Editorial, Opinion

EDITORIAL: Nostalgia resides in live-action remakes

Disney’s latest attempt to create a live-action remake hit theaters everywhere on Friday, with the well-known Emma Watson leading the production of “Beauty and the Beast.” In recent years, the entertainment conglomerate has released several remakes of animated classics, including “Cinderella,” “The Jungle Book” and “Alice in Wonderland.” Most of these have done extremely well in sales, prompting Disney to release more and more of the classics retold. The next few years will bring renditions of both “Mulan” and “Aladdin” to hit the big screens once again.

The modern take on Belle’s story came with both criticism and praise for the entire industry of live-action remakes. Proponents have said that these films have brought them back to their youth, while opponents claim that Disney is simply running out of ideas. BuzzFeed released an article expressing concern for the “remake machine” of Disney productions. The article blasted Disney for just adding special effects and replacing animated characters with human, effectively releasing the same movie twice.

Audiences are so drawn to these remakes because of sentimental feelings that inevitably creep into their hearts. Disney may be in the business of making movies, but their true talent is in nostalgia. The remakes they’ve released have been ones that viewers now in their early to late twenties grew up with. The new films are bringing them back to their childhood, the roots of their introduction to film. The charm to these live-action replicates lies in the feelings, the music and the deep investment that audiences first had when they saw the animated versions. Disney is an expert on how to to remind adults of what makes them feel like kids, while also making kids feel like they can do anything. They’re now venturing down new avenues to revitalize their best content. What could be the issue?

These films have a legacy that newer movies, though incredibly creative and successful in their own right, can’t possibly compare to. Perhaps the younger generation will grow up with dreams of being like Moana or Officer Hopps, but we will always be empowered by Mulan’s courage or Belle’s selflessness. These movies can appeal to the new generation, as this would be their first take on some of these princesses, while also creating a need for older generations to relive their youth. The impressive legacies of these films are not only bringing together audiences, but also A-list celebrities that have joined these casts. “Beauty and the Beast” featured not only former Harry Potter star Watson, but also Emma Thompson, Ewan McGregor and Ian McKellen. The history of such classics create a project that stars have been eager to be a part of.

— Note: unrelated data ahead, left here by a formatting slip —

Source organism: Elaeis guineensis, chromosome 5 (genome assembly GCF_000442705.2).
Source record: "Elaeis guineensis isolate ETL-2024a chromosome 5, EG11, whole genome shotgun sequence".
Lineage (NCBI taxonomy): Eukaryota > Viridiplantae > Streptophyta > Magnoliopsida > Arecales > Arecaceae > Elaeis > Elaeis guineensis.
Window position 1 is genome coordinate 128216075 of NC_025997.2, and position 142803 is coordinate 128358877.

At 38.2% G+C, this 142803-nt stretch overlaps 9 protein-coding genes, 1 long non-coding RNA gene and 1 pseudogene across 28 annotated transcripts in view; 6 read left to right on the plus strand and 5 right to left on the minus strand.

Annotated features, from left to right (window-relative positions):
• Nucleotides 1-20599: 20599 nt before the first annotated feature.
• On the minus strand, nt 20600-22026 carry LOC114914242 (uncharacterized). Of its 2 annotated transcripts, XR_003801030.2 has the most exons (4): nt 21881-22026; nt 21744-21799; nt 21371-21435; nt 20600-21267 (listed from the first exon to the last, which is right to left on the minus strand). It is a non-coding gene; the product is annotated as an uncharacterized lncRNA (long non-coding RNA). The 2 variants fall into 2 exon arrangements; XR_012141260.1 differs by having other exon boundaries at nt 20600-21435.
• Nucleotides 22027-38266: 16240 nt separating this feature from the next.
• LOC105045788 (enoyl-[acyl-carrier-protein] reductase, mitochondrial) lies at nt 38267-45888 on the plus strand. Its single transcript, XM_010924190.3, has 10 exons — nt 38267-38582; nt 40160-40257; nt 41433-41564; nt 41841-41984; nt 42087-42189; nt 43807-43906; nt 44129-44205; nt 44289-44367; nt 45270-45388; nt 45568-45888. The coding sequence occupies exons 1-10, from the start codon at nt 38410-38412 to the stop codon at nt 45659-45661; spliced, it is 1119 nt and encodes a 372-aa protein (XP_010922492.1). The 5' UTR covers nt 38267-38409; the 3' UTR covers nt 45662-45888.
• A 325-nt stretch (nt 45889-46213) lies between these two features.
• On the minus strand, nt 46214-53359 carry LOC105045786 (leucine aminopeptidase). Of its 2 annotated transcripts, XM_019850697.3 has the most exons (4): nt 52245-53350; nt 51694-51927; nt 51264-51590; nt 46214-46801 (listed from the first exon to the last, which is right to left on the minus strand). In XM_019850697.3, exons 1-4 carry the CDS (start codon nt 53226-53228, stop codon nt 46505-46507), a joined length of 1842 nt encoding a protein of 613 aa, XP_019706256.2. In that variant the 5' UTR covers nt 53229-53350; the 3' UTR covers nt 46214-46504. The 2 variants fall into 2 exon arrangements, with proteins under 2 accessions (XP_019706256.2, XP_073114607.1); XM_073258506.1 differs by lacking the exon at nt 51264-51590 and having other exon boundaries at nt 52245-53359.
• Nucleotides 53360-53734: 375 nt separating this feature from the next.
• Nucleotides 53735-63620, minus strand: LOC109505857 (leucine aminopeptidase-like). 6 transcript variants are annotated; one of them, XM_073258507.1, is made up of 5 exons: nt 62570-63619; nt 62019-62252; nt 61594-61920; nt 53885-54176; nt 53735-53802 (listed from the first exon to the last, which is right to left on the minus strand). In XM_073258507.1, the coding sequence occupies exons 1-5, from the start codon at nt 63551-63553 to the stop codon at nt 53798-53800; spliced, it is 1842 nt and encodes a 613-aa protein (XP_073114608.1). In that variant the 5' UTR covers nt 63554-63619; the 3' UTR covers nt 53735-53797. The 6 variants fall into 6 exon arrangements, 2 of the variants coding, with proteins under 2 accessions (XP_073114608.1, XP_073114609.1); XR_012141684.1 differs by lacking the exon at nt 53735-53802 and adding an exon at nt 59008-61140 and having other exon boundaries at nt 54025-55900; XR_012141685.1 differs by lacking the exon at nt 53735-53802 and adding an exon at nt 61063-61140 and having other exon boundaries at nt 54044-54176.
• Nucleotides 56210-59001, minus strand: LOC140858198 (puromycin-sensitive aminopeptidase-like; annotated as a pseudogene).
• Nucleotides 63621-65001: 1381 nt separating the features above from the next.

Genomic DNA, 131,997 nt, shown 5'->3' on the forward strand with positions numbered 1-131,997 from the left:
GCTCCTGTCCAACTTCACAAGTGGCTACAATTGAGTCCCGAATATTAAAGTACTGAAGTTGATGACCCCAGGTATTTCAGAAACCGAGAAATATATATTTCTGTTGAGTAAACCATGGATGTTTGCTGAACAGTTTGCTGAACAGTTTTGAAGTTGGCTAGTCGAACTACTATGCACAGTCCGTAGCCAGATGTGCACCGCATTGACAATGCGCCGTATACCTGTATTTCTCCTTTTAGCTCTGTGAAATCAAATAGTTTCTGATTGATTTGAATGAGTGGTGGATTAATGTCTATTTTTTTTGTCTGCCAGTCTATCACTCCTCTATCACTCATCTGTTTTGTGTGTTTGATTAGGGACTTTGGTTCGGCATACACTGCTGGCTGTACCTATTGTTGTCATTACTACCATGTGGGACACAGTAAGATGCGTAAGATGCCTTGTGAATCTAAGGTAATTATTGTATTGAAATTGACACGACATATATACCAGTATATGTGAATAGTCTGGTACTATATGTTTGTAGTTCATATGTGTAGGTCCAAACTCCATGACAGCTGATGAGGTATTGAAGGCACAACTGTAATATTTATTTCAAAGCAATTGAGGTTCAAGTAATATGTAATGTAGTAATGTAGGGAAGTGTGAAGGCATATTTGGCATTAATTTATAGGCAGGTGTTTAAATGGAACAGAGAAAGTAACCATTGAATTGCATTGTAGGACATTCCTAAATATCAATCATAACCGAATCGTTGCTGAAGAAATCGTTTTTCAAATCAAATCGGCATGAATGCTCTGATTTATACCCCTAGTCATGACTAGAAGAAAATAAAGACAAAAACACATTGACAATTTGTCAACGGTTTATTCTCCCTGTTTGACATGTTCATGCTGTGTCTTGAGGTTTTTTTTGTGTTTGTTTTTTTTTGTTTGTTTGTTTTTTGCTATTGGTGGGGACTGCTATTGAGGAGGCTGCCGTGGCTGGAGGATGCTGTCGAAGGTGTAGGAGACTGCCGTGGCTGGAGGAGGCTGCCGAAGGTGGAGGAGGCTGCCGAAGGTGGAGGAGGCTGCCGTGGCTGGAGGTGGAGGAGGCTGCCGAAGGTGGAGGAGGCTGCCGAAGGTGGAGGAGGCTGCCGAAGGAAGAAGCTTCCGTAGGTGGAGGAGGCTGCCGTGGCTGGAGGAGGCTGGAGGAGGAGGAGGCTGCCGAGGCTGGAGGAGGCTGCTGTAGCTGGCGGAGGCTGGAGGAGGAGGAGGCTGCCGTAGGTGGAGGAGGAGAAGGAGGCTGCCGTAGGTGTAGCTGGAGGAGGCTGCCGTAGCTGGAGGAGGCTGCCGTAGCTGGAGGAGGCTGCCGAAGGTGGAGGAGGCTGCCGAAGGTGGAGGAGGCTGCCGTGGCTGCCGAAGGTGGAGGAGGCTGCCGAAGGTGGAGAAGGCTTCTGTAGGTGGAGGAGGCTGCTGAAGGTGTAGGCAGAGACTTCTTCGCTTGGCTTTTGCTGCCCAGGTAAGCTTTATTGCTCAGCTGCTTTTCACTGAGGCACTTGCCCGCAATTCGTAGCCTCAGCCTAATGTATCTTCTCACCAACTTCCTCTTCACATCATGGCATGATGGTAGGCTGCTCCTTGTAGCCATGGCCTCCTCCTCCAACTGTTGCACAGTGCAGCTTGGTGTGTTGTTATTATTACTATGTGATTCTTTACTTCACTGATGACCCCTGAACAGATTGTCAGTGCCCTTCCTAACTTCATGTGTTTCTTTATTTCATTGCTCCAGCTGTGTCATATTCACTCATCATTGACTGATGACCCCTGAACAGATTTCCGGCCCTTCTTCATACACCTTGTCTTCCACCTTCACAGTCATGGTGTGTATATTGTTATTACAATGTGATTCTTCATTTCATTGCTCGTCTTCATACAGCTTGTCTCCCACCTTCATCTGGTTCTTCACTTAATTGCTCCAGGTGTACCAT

The popularity of live-action remakes is similar to the trend of creating sequel after sequel for an already successful movie. If you’ve got a hit, why spend time creating a new idea when you can just build upon the first? Disney is sticking to their roots, which also happens to be their guaranteed hits. It’s practically insured that a sequel, or in this case a remake, will interest the original audience and intrigue a new one. If the original animated film was a hit, it wouldn’t be a stretch for producers to assume that a copy with actual actors would be the same.

Therefore, Disney is more likely to spend the time and money invested in the same movies because their popularity is already at an all-time high. While a film like “Maleficent” was a new take on the princess movie, “Beauty and the Beast” was practically identical to its former animation. Though some songs were added, audiences have been pleased to see their favorite scenes acted out by real people in a theatre once more. However, some have been questioning Disney’s creativity. Are they remaking these movies because they have no fresh ideas? With the release of “Moana” and “Zooptopia,” it wouldn’t be fair to say that Disney isn’t coming up with new content. They’re just playing it safe, but it’s certainly paying off.

Comments are closed.